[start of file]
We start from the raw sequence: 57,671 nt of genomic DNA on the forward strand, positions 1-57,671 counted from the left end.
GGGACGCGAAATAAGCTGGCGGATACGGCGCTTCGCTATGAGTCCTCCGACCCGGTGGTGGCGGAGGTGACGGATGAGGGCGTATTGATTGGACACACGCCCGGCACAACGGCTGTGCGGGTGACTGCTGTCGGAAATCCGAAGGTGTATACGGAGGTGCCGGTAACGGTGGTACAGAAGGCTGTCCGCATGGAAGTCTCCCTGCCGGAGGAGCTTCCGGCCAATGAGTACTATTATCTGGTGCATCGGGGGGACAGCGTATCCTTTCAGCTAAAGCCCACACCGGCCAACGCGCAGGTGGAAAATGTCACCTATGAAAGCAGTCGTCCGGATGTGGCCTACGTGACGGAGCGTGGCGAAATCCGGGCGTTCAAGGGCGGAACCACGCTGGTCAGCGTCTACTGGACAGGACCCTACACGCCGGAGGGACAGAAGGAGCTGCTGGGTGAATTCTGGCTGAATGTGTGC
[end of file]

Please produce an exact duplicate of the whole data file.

We start from the raw sequence: 57,671 nt of genomic DNA on the forward strand, positions 1-57,671 counted from the left end.
GGGACGCGAAATAAGCTGGCGGATACGGCGCTTCGCTATGAGTCCTCCGACCCGGTGGTGGCGGAGGTGACGGATGAGGGCGTATTGATTGGACACACGCCCGGCACAACGGCTGTGCGGGTGACTGCTGTCGGAAATCCGAAGGTGTATACGGAGGTGCCGGTAACGGTGGTACAGAAGGCTGTCCGCATGGAAGTCTCCCTGCCGGAGGAGCTTCCGGCCAATGAGTACTATTATCTGGTGCATCGGGGGGACAGCGTATCCTTTCAGCTAAAGCCCACACCGGCCAACGCGCAGGTGGAAAATGTCACCTATGAAAGCAGTCGTCCGGATGTGGCCTACGTGACGGAGCGTGGCGAAATCCGGGCGTTCAAGGGCGGAACCACGCTGGTCAGCGTCTACTGGACAGGACCCTACACGCCGGAGGGACAGAAGGAGCTGCTGGGTGAATTCTGGCTGAATGTGTGC